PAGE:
I never doubted the existence of the Deity; that he made the world and govern'd it by his Providence; that the most acceptable service of God was the doing of good to men; that our souls are immortal....
The Doing of Good
Topic: Society & Civil Religion
“I never was without some religious principles. I never doubted, for instance, the existence of the Deity; that he made the world and govern’d it by his Providence; that the most acceptable service of God was the doing of good to men; that our souls are immortal; and that all crime will be punished, and virtue rewarded either here or hereafter. These I esteemed the essentials of every religion; and, being to be found in all the religions we had in our country, I respected them all, ‘tho with different degrees of respect, as I found them more or less mix’d with other articles, which, without any tendency to inspire, promote or confirm morality, serv’d principally to divide us, and make us unfriendly to one another.”
Benjamin Franklin FRS FRSE (January 17, 1706 - April 17, 1790) was an American polymath and one of the Founding Fathers of the United States. Franklin was a leading author, printer, political theorist, politician, freemason, postmaster, scientist, inventor, humorist, civic activist, statesman, and diplomat. As a scientist, he was a major figure in the American Enlightenment and the history of physics for his discoveries and theories regarding electricity. As an inventor, he is known for the lightning rod, bifocals, and the Franklin stove, among other inventions. He founded many civic organizations, including Philadelphia's fire department and the University of Pennsylvania.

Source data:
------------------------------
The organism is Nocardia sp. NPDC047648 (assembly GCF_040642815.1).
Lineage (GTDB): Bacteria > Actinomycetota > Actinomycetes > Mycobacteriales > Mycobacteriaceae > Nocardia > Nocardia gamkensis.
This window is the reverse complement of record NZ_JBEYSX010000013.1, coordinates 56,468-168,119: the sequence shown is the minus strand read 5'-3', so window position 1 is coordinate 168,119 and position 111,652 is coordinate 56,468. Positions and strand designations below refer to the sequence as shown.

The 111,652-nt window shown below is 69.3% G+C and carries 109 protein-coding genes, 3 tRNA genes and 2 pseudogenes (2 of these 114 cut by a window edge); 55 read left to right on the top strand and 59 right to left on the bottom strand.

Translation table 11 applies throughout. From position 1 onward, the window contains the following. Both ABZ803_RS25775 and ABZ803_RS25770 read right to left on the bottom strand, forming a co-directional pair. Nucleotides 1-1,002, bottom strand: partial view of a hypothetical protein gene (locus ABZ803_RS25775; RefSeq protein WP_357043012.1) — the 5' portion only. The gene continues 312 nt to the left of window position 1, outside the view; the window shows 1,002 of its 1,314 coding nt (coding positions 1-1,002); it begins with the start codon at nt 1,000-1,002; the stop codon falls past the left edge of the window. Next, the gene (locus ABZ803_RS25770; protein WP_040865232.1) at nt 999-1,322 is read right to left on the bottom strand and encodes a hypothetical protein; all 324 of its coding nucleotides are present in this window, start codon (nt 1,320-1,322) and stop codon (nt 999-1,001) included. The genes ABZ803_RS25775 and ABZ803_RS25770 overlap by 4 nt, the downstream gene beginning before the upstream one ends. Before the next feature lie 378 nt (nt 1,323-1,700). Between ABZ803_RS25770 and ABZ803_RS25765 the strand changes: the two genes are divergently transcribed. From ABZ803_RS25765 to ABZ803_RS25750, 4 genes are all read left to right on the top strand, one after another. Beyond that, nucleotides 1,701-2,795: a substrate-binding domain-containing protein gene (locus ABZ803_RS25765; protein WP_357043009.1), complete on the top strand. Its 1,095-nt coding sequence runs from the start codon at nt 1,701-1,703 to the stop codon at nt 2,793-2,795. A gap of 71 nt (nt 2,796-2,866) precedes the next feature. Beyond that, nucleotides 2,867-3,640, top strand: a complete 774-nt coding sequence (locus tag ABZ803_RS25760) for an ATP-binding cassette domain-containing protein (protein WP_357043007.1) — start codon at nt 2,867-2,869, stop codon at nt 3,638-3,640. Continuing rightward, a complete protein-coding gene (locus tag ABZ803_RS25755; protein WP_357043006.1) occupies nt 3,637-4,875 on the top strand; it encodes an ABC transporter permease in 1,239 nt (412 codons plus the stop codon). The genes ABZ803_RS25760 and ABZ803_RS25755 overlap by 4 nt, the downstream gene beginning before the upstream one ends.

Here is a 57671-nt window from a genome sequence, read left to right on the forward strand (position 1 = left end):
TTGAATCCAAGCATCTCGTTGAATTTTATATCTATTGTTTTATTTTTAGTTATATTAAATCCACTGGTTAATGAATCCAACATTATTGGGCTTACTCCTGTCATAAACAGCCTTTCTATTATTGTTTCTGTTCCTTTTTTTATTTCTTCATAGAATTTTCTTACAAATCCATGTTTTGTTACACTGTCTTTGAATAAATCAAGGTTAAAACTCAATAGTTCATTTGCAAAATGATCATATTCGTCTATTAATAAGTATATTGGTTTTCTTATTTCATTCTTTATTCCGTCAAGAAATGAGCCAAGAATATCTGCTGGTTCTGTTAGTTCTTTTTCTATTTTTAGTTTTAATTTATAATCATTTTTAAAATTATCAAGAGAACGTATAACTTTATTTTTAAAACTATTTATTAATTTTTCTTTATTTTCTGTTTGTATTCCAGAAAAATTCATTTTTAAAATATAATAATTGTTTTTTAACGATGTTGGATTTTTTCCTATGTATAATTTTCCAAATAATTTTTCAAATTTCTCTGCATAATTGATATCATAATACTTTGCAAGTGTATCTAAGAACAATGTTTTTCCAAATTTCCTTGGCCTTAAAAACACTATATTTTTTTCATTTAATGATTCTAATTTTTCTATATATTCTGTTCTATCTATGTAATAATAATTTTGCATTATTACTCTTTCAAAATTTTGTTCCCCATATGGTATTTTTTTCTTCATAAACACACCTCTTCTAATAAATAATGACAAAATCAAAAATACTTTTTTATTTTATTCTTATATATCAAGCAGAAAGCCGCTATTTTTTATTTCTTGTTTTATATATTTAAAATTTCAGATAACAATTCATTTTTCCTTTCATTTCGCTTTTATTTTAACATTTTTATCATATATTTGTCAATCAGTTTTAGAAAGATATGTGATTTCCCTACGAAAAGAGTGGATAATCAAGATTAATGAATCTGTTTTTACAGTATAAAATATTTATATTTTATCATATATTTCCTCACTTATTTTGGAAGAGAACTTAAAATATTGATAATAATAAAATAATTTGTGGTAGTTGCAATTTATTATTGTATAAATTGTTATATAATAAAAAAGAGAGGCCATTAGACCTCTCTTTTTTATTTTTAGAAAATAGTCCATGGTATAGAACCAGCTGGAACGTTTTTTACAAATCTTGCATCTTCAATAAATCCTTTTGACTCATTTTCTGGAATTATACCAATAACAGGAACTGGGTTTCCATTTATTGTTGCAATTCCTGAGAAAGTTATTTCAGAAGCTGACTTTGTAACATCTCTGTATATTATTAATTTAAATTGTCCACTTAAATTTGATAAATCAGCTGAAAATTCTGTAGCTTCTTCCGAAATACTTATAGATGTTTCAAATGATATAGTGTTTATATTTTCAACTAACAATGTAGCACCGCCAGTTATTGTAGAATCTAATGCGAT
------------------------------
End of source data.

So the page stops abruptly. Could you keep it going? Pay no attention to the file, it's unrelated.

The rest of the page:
Franklin, Benjamin. “The Autobiography of Benjamin Franklin/Section Thirty Five.” Wikisource, the Free Online Library.
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Robert Bellah, Benjamin Franklin and the American Civil Religion
What we have, then, from the earliest years of the republic is a collection of beliefs, symbols, and rituals with respect to sacred things and institutionalized in a collectivity. This religion – there seems no other word for it – while not antithetical and indeed sharing much in common with Christianity, was neither sectarian nor in any specific sense Christian…. Rather, the civil religion expressed what those who set the precedents felt was appropriate under the circumstances. It reflected their private as well as public views. Nor was the civil religion simply “religion in general.” While generality was undoubtedly seen as a virtue by some, as in the quotation from Franklin above, the civil religion was specific enough when it came to the topic of America. Precisely because of this specificity, the civil religion was saved from empty formalism and served as a genuine vehicle of national religious self-understanding.
— Robert N. Bellah [Civil Religion in America (Beyond Belief: Essays on Religion in a Post-Traditionalist World, Berkeley: University of California Press, 1991)].
Additional Benjamin Franklin Quotes
“God grant, that not only the Love of Liberty, but a thorough Knowledge of the Rights of Man, may pervade all the Nations of the Earth, so that a Philosopher may set his Foot anywhere on its Surface, and say, ‘This is my Country.'”